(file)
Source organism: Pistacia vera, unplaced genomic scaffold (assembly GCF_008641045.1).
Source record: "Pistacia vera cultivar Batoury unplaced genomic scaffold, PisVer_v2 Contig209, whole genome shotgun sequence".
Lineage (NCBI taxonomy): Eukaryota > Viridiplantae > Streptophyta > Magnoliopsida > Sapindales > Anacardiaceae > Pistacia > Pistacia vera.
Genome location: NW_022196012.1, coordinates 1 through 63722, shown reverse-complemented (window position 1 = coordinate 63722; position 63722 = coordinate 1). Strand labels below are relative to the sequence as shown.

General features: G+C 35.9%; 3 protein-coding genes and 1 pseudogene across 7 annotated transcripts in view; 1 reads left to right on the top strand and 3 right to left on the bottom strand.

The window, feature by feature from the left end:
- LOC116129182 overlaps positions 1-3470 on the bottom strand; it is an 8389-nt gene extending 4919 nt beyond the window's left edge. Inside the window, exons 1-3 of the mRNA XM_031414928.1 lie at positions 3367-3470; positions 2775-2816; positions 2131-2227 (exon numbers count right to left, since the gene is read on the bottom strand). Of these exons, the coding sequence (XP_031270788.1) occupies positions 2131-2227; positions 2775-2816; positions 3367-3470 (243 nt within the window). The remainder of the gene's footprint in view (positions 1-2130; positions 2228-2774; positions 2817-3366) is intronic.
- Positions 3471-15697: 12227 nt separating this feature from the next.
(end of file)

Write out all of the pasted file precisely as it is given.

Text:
Source organism: Pistacia vera, unplaced genomic scaffold (assembly GCF_008641045.1).
Source record: "Pistacia vera cultivar Batoury unplaced genomic scaffold, PisVer_v2 Contig209, whole genome shotgun sequence".
Lineage (NCBI taxonomy): Eukaryota > Viridiplantae > Streptophyta > Magnoliopsida > Sapindales > Anacardiaceae > Pistacia > Pistacia vera.
Genome location: NW_022196012.1, coordinates 1 through 63722, shown reverse-complemented (window position 1 = coordinate 63722; position 63722 = coordinate 1). Strand labels below are relative to the sequence as shown.

General features: G+C 35.9%; 3 protein-coding genes and 1 pseudogene across 7 annotated transcripts in view; 1 reads left to right on the top strand and 3 right to left on the bottom strand.

The window, feature by feature from the left end:
- LOC116129182 overlaps positions 1-3470 on the bottom strand; it is an 8389-nt gene extending 4919 nt beyond the window's left edge. Inside the window, exons 1-3 of the mRNA XM_031414928.1 lie at positions 3367-3470; positions 2775-2816; positions 2131-2227 (exon numbers count right to left, since the gene is read on the bottom strand). Of these exons, the coding sequence (XP_031270788.1) occupies positions 2131-2227; positions 2775-2816; positions 3367-3470 (243 nt within the window). The remainder of the gene's footprint in view (positions 1-2130; positions 2228-2774; positions 2817-3366) is intronic.
- Positions 3471-15697: 12227 nt separating this feature from the next.